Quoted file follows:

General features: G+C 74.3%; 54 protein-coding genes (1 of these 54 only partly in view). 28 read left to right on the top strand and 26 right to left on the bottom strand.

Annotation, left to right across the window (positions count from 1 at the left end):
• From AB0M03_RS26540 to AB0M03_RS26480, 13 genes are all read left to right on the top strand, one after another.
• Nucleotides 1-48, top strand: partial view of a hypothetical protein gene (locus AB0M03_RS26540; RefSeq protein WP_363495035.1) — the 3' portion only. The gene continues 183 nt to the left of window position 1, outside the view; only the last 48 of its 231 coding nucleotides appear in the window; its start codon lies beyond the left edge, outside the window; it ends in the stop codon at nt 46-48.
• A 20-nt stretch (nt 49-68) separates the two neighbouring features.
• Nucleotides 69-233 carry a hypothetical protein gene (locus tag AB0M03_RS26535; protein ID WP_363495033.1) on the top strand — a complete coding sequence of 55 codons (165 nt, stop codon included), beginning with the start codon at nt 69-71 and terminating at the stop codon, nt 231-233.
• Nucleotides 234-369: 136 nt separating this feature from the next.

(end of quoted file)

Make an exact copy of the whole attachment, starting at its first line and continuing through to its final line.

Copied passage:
General features: G+C 74.3%; 54 protein-coding genes (1 of these 54 only partly in view). 28 read left to right on the top strand and 26 right to left on the bottom strand.

Annotation, left to right across the window (positions count from 1 at the left end):
• From AB0M03_RS26540 to AB0M03_RS26480, 13 genes are all read left to right on the top strand, one after another.
• Nucleotides 1-48, top strand: partial view of a hypothetical protein gene (locus AB0M03_RS26540; RefSeq protein WP_363495035.1) — the 3' portion only. The gene continues 183 nt to the left of window position 1, outside the view; only the last 48 of its 231 coding nucleotides appear in the window; its start codon lies beyond the left edge, outside the window; it ends in the stop codon at nt 46-48.
• A 20-nt stretch (nt 49-68) separates the two neighbouring features.
• Nucleotides 69-233 carry a hypothetical protein gene (locus tag AB0M03_RS26535; protein ID WP_363495033.1) on the top strand — a complete coding sequence of 55 codons (165 nt, stop codon included), beginning with the start codon at nt 69-71 and terminating at the stop codon, nt 231-233.
• Nucleotides 234-369: 136 nt separating this feature from the next.